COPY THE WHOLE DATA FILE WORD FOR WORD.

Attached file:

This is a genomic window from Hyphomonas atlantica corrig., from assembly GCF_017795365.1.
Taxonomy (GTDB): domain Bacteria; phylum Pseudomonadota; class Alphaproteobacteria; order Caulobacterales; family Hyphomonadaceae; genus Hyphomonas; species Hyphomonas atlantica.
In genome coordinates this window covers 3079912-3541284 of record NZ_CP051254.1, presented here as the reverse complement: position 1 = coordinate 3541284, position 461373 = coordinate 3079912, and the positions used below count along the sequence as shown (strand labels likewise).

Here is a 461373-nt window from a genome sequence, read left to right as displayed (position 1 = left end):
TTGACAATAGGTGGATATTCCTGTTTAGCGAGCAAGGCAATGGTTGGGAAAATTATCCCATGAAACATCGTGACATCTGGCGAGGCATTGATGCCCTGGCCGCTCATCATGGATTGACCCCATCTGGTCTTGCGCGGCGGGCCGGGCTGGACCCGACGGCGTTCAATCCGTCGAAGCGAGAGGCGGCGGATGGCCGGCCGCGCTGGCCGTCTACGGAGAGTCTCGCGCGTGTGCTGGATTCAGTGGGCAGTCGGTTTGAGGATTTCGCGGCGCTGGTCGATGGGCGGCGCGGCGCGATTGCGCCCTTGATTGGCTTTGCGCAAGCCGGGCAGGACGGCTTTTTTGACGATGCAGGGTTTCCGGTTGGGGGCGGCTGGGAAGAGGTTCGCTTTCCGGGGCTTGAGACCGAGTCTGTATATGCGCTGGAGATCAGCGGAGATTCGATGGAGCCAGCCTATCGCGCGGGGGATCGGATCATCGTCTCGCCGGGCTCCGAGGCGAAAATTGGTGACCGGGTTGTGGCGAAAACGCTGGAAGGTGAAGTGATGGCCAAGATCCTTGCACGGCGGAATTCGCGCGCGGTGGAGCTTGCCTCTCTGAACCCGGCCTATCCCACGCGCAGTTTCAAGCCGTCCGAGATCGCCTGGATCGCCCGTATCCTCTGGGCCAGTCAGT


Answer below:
This is a genomic window from Hyphomonas atlantica corrig., from assembly GCF_017795365.1.
Taxonomy (GTDB): domain Bacteria; phylum Pseudomonadota; class Alphaproteobacteria; order Caulobacterales; family Hyphomonadaceae; genus Hyphomonas; species Hyphomonas atlantica.
In genome coordinates this window covers 3079912-3541284 of record NZ_CP051254.1, presented here as the reverse complement: position 1 = coordinate 3541284, position 461373 = coordinate 3079912, and the positions used below count along the sequence as shown (strand labels likewise).

Here is a 461373-nt window from a genome sequence, read left to right as displayed (position 1 = left end):
TTGACAATAGGTGGATATTCCTGTTTAGCGAGCAAGGCAATGGTTGGGAAAATTATCCCATGAAACATCGTGACATCTGGCGAGGCATTGATGCCCTGGCCGCTCATCATGGATTGACCCCATCTGGTCTTGCGCGGCGGGCCGGGCTGGACCCGACGGCGTTCAATCCGTCGAAGCGAGAGGCGGCGGATGGCCGGCCGCGCTGGCCGTCTACGGAGAGTCTCGCGCGTGTGCTGGATTCAGTGGGCAGTCGGTTTGAGGATTTCGCGGCGCTGGTCGATGGGCGGCGCGGCGCGATTGCGCCCTTGATTGGCTTTGCGCAAGCCGGGCAGGACGGCTTTTTTGACGATGCAGGGTTTCCGGTTGGGGGCGGCTGGGAAGAGGTTCGCTTTCCGGGGCTTGAGACCGAGTCTGTATATGCGCTGGAGATCAGCGGAGATTCGATGGAGCCAGCCTATCGCGCGGGGGATCGGATCATCGTCTCGCCGGGCTCCGAGGCGAAAATTGGTGACCGGGTTGTGGCGAAAACGCTGGAAGGTGAAGTGATGGCCAAGATCCTTGCACGGCGGAATTCGCGCGCGGTGGAGCTTGCCTCTCTGAACCCGGCCTATCCCACGCGCAGTTTCAAGCCGTCCGAGATCGCCTGGATCGCCCGTATCCTCTGGGCCAGTCAGT